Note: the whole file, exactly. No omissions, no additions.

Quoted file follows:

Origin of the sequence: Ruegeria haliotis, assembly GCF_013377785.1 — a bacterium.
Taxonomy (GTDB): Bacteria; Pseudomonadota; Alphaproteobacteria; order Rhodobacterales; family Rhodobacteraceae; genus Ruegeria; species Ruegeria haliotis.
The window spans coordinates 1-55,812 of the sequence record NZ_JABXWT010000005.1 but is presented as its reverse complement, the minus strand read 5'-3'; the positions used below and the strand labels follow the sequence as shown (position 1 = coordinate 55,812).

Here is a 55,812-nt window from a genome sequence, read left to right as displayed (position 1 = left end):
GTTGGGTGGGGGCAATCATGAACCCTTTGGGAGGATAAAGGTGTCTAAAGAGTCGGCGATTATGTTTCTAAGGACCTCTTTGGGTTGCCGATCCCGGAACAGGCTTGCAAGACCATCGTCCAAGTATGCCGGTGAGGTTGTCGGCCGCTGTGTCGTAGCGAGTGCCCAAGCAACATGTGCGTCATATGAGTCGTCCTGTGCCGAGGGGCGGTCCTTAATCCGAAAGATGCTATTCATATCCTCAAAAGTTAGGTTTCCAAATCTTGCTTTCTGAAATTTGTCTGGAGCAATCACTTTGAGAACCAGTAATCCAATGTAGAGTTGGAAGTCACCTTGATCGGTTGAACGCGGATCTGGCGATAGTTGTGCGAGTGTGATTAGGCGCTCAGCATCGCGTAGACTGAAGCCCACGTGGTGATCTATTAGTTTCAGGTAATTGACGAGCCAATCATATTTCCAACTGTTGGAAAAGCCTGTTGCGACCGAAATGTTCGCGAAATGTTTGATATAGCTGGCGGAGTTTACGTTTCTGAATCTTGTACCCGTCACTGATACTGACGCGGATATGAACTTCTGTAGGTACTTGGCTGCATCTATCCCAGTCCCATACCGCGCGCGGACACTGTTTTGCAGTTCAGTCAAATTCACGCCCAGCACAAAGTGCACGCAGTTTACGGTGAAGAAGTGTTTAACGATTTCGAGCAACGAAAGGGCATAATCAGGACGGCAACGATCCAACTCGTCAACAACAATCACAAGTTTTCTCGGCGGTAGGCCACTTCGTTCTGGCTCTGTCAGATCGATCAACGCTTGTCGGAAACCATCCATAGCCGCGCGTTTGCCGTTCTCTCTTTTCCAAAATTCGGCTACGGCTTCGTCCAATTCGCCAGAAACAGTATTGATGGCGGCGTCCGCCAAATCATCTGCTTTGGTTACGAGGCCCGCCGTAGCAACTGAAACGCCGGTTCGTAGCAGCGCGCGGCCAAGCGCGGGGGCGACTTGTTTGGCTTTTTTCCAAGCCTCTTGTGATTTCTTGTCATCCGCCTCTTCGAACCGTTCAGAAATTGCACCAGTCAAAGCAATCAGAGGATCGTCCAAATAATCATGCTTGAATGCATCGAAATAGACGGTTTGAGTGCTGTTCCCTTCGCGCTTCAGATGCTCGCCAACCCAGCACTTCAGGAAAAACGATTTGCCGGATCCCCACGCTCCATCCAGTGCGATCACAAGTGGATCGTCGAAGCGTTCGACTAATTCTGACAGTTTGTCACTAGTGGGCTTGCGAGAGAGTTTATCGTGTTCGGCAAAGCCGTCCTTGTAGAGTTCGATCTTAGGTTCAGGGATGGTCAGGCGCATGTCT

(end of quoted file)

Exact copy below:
Origin of the sequence: Ruegeria haliotis, assembly GCF_013377785.1 — a bacterium.
Taxonomy (GTDB): Bacteria; Pseudomonadota; Alphaproteobacteria; order Rhodobacterales; family Rhodobacteraceae; genus Ruegeria; species Ruegeria haliotis.
The window spans coordinates 1-55,812 of the sequence record NZ_JABXWT010000005.1 but is presented as its reverse complement, the minus strand read 5'-3'; the positions used below and the strand labels follow the sequence as shown (position 1 = coordinate 55,812).

Here is a 55,812-nt window from a genome sequence, read left to right as displayed (position 1 = left end):
GTTGGGTGGGGGCAATCATGAACCCTTTGGGAGGATAAAGGTGTCTAAAGAGTCGGCGATTATGTTTCTAAGGACCTCTTTGGGTTGCCGATCCCGGAACAGGCTTGCAAGACCATCGTCCAAGTATGCCGGTGAGGTTGTCGGCCGCTGTGTCGTAGCGAGTGCCCAAGCAACATGTGCGTCATATGAGTCGTCCTGTGCCGAGGGGCGGTCCTTAATCCGAAAGATGCTATTCATATCCTCAAAAGTTAGGTTTCCAAATCTTGCTTTCTGAAATTTGTCTGGAGCAATCACTTTGAGAACCAGTAATCCAATGTAGAGTTGGAAGTCACCTTGATCGGTTGAACGCGGATCTGGCGATAGTTGTGCGAGTGTGATTAGGCGCTCAGCATCGCGTAGACTGAAGCCCACGTGGTGATCTATTAGTTTCAGGTAATTGACGAGCCAATCATATTTCCAACTGTTGGAAAAGCCTGTTGCGACCGAAATGTTCGCGAAATGTTTGATATAGCTGGCGGAGTTTACGTTTCTGAATCTTGTACCCGTCACTGATACTGACGCGGATATGAACTTCTGTAGGTACTTGGCTGCATCTATCCCAGTCCCATACCGCGCGCGGACACTGTTTTGCAGTTCAGTCAAATTCACGCCCAGCACAAAGTGCACGCAGTTTACGGTGAAGAAGTGTTTAACGATTTCGAGCAACGAAAGGGCATAATCAGGACGGCAACGATCCAACTCGTCAACAACAATCACAAGTTTTCTCGGCGGTAGGCCACTTCGTTCTGGCTCTGTCAGATCGATCAACGCTTGTCGGAAACCATCCATAGCCGCGCGTTTGCCGTTCTCTCTTTTCCAAAATTCGGCTACGGCTTCGTCCAATTCGCCAGAAACAGTATTGATGGCGGCGTCCGCCAAATCATCTGCTTTGGTTACGAGGCCCGCCGTAGCAACTGAAACGCCGGTTCGTAGCAGCGCGCGGCCAAGCGCGGGGGCGACTTGTTTGGCTTTTTTCCAAGCCTCTTGTGATTTCTTGTCATCCGCCTCTTCGAACCGTTCAGAAATTGCACCAGTCAAAGCAATCAGAGGATCGTCCAAATAATCATGCTTGAATGCATCGAAATAGACGGTTTGAGTGCTGTTCCCTTCGCGCTTCAGATGCTCGCCAACCCAGCACTTCAGGAAAAACGATTTGCCGGATCCCCACGCTCCATCCAGTGCGATCACAAGTGGATCGTCGAAGCGTTCGACTAATTCTGACAGTTTGTCACTAGTGGGCTTGCGAGAGAGTTTATCGTGTTCGGCAAAGCCGTCCTTGTAGAGTTCGATCTTAGGTTCAGGGATGGTCAGGCGCATGTCT